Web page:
Content only works when you show it to people. In the beginning, especially, few people are going to come find you because of your great content. On Pinterest and Twitter and Instagram, build up your audience by following relevant people. If you’re stumped, start by following everyone who follows your competitor. On Facebook, put some money in and run ads to help people find you. We ran “your friend likes Facebook” ads for a year to build a following of like minded people. It’s worth it on Facebook because you’re building relationships.
23. One last recap. Brand, goals, media, content. You&apos;ll do great!
And when all else fails, post a cute kitten.
If I have time, I&apos;m happy to take questions. I&apos;d also like people to look under their chairs for a winning ticket. If you’ve got it, you win the veggie box in the center of each table.
Also, you&apos;ve all got $5 off $20 coupons, and I&apos;d like to invite you over to our new store just a block away. You can use the coupon for Freshfully food, but also on jewelry or clothing at Harold and MOD. Thanks so much y&apos;all for letting me come and talk about this. It&apos;s been a real pleasure!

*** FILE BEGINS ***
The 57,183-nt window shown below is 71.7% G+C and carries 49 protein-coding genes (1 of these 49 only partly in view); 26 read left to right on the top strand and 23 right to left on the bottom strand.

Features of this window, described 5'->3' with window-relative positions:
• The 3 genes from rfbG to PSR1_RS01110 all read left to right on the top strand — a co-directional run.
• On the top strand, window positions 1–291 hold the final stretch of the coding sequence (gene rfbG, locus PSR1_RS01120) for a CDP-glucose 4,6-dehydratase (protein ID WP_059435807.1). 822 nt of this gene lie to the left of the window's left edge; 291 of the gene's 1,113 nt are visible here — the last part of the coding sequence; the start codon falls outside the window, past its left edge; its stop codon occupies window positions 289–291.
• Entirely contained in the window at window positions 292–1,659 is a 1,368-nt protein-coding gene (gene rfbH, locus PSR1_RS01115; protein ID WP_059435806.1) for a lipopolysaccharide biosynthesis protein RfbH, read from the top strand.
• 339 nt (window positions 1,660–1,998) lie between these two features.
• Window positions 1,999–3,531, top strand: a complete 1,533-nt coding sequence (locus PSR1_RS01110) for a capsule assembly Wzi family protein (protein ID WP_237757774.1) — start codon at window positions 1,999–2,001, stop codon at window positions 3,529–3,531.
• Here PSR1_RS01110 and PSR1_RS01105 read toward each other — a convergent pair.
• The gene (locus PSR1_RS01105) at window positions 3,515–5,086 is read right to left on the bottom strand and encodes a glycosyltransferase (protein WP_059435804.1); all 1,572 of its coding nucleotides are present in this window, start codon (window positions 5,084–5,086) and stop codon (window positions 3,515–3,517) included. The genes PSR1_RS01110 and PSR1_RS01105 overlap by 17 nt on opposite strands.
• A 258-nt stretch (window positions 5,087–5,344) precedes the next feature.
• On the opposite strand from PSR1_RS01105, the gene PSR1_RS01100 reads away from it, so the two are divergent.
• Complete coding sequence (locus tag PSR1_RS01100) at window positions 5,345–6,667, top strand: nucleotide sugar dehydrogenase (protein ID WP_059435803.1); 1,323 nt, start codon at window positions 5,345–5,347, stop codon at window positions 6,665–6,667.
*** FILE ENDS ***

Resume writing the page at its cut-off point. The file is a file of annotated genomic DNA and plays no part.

How to be really, really attractive (on social media), by Jen Barnett
How to be really, really attractive
(on social media)
Goals: What are you trying to
Real business goals have $ attached
• Sell 10,000 cookies in December
• Increase sales by 4%
• Attain 95% customer satisfaction
• Sell my business in 5 years for $10M
• (Occasional exception: real charity)
Some of Freshfully’s goals
• Increase profitability by X%
• Sell $X in 2013
• Sell X franchises by 201X
• Not go out of business... etc.
• Increase profitability
• Sell $$$
• Build a franchise proof of concept
• Not go out of business... etc.
Each goal has its own audience
investors, banks, gov’
• Women 25-54
• Moms with kids
• Avondale, Forest Park, Crestwood
• Local food lovers
Media: Where are you talking to
Let’s refresh (ha!)
• I’m trying to sell local food in a way
that’s fun, healthier, egalitarian, simple,
• I’m trying to sell it to women 25-54
• I’m going to talk to them on Twitter,
Facebook, Instagram, and Pinterest
Content: What are you saying?
What attracts women 25-54
• easy recipes
• cute barn animals
• handsome farmers
• information about local food
• product information
Ways we attract women 25-54
• smart tips
• content that makes them laugh
• simple meal solutions
• sharing both healthy foods and
• info that reinforces their choices
• personal, vulnerable stories
• quick responses to questions
Give yourself a MPAA rating